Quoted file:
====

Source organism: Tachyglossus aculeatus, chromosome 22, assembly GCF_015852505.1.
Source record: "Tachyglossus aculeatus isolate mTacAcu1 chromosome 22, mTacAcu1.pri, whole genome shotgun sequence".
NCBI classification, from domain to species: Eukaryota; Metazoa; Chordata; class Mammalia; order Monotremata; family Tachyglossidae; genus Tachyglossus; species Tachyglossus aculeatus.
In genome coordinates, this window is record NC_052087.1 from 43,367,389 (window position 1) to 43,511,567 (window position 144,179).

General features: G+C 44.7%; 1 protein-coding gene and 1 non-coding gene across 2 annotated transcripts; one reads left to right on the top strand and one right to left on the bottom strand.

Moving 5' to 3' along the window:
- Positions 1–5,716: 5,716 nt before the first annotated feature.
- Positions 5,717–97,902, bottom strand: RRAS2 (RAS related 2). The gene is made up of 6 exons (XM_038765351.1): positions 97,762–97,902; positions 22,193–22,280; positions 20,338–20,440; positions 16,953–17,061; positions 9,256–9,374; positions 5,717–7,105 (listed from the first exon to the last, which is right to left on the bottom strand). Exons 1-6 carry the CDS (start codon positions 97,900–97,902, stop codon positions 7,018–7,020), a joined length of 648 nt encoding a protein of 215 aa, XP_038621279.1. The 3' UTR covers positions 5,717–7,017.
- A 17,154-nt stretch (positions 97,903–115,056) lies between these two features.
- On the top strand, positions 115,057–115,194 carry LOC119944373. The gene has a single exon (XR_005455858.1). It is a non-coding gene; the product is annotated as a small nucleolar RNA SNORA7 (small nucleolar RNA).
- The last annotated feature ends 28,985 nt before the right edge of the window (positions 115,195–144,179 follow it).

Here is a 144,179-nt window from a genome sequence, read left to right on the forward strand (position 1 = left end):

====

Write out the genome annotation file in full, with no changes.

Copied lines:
Source organism: Tachyglossus aculeatus, chromosome 22, assembly GCF_015852505.1.
Source record: "Tachyglossus aculeatus isolate mTacAcu1 chromosome 22, mTacAcu1.pri, whole genome shotgun sequence".
NCBI classification, from domain to species: Eukaryota; Metazoa; Chordata; class Mammalia; order Monotremata; family Tachyglossidae; genus Tachyglossus; species Tachyglossus aculeatus.
In genome coordinates, this window is record NC_052087.1 from 43,367,389 (window position 1) to 43,511,567 (window position 144,179).

General features: G+C 44.7%; 1 protein-coding gene and 1 non-coding gene across 2 annotated transcripts; one reads left to right on the top strand and one right to left on the bottom strand.

Moving 5' to 3' along the window:
- Positions 1–5,716: 5,716 nt before the first annotated feature.
- Positions 5,717–97,902, bottom strand: RRAS2 (RAS related 2). The gene is made up of 6 exons (XM_038765351.1): positions 97,762–97,902; positions 22,193–22,280; positions 20,338–20,440; positions 16,953–17,061; positions 9,256–9,374; positions 5,717–7,105 (listed from the first exon to the last, which is right to left on the bottom strand). Exons 1-6 carry the CDS (start codon positions 97,900–97,902, stop codon positions 7,018–7,020), a joined length of 648 nt encoding a protein of 215 aa, XP_038621279.1. The 3' UTR covers positions 5,717–7,017.
- A 17,154-nt stretch (positions 97,903–115,056) lies between these two features.
- On the top strand, positions 115,057–115,194 carry LOC119944373. The gene has a single exon (XR_005455858.1). It is a non-coding gene; the product is annotated as a small nucleolar RNA SNORA7 (small nucleolar RNA).
- The last annotated feature ends 28,985 nt before the right edge of the window (positions 115,195–144,179 follow it).

Here is a 144,179-nt window from a genome sequence, read left to right on the forward strand (position 1 = left end):